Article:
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More Then a Noble Perception

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More Then a Noble Perception

Perception is the insight or knowledge gained by perceiving. In The Tragedy of Macbeth, by William Shakespeare, Macbeth the tragic hero of the play is perceived differently by everyone. Macbeth is one of King Duncan's nobleman and soldiers, who as the play goes on murders his leader when hearing he will one day be King from a trio of witches. Through Macbeth's actions the perceptions of Macbeth by the other main characters are learned. As the play goes on it is seen that his best friend, Banquo, his

leader King Duncan and his wife Lady Macbeth all have opposing perceptions of him. Comparing their perceptions and the way he is shows how Macbeth may have came to the decision to commit his crime.

Banquo is Macbeth's best friend in the tragedy. Banquo is with Macbeth when Macbeth meets the witches and they tell him of his upcoming fortune. Banquo notices how Macbeth is too ambitious after he sees Macbeth's reaction to the witches predictions. He feels even though Macbeth is his best friend he feels Macbeth is capable of wrong doing in the future to get what he wants. This is shown in one aside after they leave the witches. "…And oftentimes, to win us to our harm, The instruments of darkness tell us truths, Win us with honest trifles, to betray 's in deepest consequence. Cousins, a word, I pray you. (Act1, SceneIII,line123)" This quote is stating that Banquo thinks Macbeth may do anything to get what he wants no matter what the consequences are. Duncan is the King of Scotland and Macbeth's leader. Duncan's view of Macbeth is narrow-minded. He perceives him as a loyal, noble, trustworthy, soldier whom he is very fond of. Duncan also feels Macbeth is the reason for them winning the war. There is many times in the play where this is pointed out by the things Duncan says. For example, "Give me your hand. Conduct me to mine host: we love him highly, And shall continue our graces towards him...(Act1, SceneVI,line29)" This quote shows that Duncan seems to feel like he owes Macbeth something for his loyalties and bravery in the war. Duncan's perception of Macbeth will prove to be his downfall.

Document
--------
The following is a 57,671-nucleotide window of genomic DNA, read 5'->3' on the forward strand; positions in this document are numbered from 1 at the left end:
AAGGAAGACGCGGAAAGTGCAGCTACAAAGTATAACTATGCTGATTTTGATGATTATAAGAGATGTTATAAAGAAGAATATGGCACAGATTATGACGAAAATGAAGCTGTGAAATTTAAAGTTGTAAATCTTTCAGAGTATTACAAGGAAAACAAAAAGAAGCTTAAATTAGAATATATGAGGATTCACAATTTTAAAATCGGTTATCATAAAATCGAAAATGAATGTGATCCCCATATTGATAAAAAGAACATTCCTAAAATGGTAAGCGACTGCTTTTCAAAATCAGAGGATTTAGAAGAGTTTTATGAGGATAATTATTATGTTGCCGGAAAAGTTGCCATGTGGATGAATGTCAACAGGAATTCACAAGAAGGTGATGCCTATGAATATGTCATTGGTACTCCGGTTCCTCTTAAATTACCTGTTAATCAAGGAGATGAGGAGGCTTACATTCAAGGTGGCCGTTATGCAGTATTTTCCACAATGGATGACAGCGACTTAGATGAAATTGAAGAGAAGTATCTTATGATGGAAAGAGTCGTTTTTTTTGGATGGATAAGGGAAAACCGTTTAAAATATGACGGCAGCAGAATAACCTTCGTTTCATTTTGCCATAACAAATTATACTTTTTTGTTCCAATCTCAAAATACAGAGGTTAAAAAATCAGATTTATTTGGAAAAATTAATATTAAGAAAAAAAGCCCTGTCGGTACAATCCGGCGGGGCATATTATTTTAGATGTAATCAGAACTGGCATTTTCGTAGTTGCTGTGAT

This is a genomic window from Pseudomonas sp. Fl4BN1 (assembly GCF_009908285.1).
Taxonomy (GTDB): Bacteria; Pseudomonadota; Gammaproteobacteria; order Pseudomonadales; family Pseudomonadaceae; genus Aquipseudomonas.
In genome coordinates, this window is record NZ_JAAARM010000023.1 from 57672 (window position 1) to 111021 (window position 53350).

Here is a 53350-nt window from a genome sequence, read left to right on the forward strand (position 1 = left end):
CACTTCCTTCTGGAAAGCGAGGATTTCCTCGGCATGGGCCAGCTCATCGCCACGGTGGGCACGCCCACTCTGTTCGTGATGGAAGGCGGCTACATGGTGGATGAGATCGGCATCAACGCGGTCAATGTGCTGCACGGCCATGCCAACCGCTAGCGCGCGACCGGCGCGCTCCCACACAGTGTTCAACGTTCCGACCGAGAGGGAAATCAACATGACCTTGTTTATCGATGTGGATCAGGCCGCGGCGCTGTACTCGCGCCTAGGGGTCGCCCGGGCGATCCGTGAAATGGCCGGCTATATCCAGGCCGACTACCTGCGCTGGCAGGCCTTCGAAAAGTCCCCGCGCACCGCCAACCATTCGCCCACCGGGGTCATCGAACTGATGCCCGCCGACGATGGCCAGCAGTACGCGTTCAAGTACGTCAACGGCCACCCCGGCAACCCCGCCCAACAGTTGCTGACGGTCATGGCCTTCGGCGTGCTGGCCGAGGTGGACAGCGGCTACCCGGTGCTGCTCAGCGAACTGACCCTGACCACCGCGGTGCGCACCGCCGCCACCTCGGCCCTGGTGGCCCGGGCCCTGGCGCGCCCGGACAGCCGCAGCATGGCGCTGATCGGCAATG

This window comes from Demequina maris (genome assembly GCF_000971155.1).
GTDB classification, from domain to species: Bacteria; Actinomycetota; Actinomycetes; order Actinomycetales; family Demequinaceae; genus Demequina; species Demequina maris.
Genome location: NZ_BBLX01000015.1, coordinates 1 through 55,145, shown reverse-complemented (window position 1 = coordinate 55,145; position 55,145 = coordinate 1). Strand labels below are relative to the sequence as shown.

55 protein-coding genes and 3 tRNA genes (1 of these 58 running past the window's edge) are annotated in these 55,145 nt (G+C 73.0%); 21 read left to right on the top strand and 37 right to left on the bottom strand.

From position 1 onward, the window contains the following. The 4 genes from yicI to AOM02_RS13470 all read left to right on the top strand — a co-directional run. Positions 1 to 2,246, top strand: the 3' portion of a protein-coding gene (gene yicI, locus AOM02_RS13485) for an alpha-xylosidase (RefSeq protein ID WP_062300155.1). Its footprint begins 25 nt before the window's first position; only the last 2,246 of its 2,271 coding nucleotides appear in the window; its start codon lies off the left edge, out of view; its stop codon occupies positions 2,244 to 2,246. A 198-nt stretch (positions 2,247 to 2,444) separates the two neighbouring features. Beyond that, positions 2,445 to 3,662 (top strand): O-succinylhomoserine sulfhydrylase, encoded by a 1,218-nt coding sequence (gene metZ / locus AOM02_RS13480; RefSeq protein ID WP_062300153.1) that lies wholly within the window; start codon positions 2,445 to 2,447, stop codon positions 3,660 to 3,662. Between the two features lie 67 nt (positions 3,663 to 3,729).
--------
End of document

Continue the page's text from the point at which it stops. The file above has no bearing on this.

Lady Macbeth only sees Macbeth the way she wants to see him. When he tells her there is a chance he will become King she right away thinks of his weaknesses.
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